Among non-hadrosaur/non-Iguanodon ornithopods, the ones you've more chances to see in media are: Hypsilophodon (the prototype of the "hypsilophodonts" aka small-slender members of the group); Camptosaurus & Dryosaurus (the two iconic ornithopods from the Late Jurassic): Tenontosaurus (apparently in the middle between an Iguanodon and a Hypsilophodon); and Ouranosaurus (traditionally considered an "iguanodont" but actually closer to hadrosaurs). Among the other examples, the Australian Muttaburrasaurus and Leaellynasaura note were portrayed in 1999 by Walking with Dinosaurs, while Orodromeus and Thescelosaurus have had notable Science Marches On stories.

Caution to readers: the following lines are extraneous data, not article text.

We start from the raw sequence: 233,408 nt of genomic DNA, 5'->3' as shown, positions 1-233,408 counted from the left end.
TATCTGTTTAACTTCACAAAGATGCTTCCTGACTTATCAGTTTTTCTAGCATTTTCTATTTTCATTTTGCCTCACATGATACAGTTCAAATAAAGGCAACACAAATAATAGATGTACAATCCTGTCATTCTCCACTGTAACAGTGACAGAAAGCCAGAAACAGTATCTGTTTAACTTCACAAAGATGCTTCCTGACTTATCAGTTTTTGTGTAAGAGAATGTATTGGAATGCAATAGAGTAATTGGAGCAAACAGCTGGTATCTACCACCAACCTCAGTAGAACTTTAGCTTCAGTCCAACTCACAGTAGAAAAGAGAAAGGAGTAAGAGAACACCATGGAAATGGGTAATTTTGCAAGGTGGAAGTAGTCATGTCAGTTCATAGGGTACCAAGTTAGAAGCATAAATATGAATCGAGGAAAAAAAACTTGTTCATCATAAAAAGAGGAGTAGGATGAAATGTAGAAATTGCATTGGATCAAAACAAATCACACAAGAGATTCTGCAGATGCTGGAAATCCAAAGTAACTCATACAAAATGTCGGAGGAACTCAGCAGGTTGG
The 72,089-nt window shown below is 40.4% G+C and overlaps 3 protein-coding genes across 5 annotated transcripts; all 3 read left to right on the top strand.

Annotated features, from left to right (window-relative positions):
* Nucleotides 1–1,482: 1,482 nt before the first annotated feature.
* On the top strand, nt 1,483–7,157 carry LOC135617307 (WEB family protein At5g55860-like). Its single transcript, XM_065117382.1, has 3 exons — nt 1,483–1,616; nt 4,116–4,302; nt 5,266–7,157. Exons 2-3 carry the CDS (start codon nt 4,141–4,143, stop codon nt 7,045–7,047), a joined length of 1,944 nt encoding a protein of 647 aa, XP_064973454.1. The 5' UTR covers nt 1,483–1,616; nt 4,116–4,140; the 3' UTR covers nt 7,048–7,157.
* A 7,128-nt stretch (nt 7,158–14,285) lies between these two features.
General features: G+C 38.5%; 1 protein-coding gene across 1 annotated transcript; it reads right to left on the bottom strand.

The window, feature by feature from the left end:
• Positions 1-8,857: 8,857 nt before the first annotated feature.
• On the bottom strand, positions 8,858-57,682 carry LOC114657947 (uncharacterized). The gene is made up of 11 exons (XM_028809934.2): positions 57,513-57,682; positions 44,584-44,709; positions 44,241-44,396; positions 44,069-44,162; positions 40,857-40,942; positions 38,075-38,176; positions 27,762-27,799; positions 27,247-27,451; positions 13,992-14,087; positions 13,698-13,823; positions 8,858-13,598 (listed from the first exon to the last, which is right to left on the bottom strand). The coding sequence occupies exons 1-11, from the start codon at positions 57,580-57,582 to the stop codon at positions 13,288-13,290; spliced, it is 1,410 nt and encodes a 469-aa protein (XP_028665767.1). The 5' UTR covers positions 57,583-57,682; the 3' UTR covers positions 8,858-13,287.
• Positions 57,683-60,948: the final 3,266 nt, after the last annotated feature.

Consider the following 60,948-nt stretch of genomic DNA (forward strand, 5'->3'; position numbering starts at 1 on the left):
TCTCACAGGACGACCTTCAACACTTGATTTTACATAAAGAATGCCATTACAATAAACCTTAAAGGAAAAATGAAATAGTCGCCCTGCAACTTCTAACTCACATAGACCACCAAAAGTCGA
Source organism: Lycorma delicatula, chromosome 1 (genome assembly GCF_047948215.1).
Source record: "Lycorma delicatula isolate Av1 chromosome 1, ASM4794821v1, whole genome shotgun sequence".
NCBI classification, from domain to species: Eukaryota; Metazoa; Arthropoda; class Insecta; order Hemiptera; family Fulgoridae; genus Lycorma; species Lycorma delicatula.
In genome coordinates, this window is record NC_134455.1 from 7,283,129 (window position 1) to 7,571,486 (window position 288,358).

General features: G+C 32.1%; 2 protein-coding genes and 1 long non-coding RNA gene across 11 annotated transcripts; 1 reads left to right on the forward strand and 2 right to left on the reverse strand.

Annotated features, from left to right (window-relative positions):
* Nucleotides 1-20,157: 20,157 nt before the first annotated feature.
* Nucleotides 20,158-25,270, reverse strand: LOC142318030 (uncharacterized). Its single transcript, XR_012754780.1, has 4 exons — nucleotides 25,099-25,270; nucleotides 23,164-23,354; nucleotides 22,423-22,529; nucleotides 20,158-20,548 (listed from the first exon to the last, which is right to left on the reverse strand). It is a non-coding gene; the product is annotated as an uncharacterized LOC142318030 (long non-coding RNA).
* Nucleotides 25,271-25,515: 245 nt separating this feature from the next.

When dinosaurs went down trees: Hypsilophodon When we think about small bipedal dinosaurs, our mind authomatically comes to guys like the “raptors”, the “compies”, or the ornithomimids. But there were also several ornithopods which shared an analogue body-shape with the latter; even though they are usually ignored by film-makers. The most iconic of them has always been Hypsilophodon. One of the first dinosaurs discovered (middle XIX century), lived in Europe 130-125 million years ago together with its gigantic relative Iguanodon, and was originally considered the latter’s juvenile specimen. Unusually for such a small animal, dozens complete individuals have been found, and this also explains its historical role as the stock small ornithopod. Even though most remains come from England (especially the Isle of Wight), some uncertain remains come from North America. A very small dinosaur, 2 m long or less, the size of a dog, Hypsilophodon is easily distinguishable from theropods by its horny beak on the lower jaw, small mouth-opening typical of ornithischians, large grinding teeth at the bottom of the mouth hidden by cheeks in the living animal, hands with five digits (coelurosaurs never have more than three fingers), and a more round belly to contain the typical large gut of a herbivore. Hypsilophodon is nicknamed “the gazelle dinosaur”. The comparison works very well: it was a graceful, harmless, wide-eyed biped that escaped predators thanks to its agile legs well adapted for high-speed runs: it was certainly one of the fastest-running dinosaurs. If alive today, it would probably appear one of the cutest-looking dinos, maybe even suitable as a good household pet. But before the 1970s, Hypsilophodon used to be depicted as a tree-climbing animal, vaguely similar to a large, long-legged, spike-less iguana, and long depicted in this way in books, 3D models, and perhaps even fiction. Few other dinosaurs have had such a great Science Marches On change during their story. The traditional prototype of the eponymous "hypsilophodonts" (small/slender non-hadrosaurian ornithopods), Hypsilophodon is classically countered against Iguanodon, which in turn is the classic prototype of the the “iguanodonts” (large/heavy non-hadrosaurian ornithopods). Now scientists have found “hypsilophodonts” is an artificial assemblage including the most basal ornithopods, while “iguanodonts” now indicates a natural group including not only the most Iguanodon-like animals but also duckbills, pre-duckbills and also some traditional “hypsilophodontians” (see below).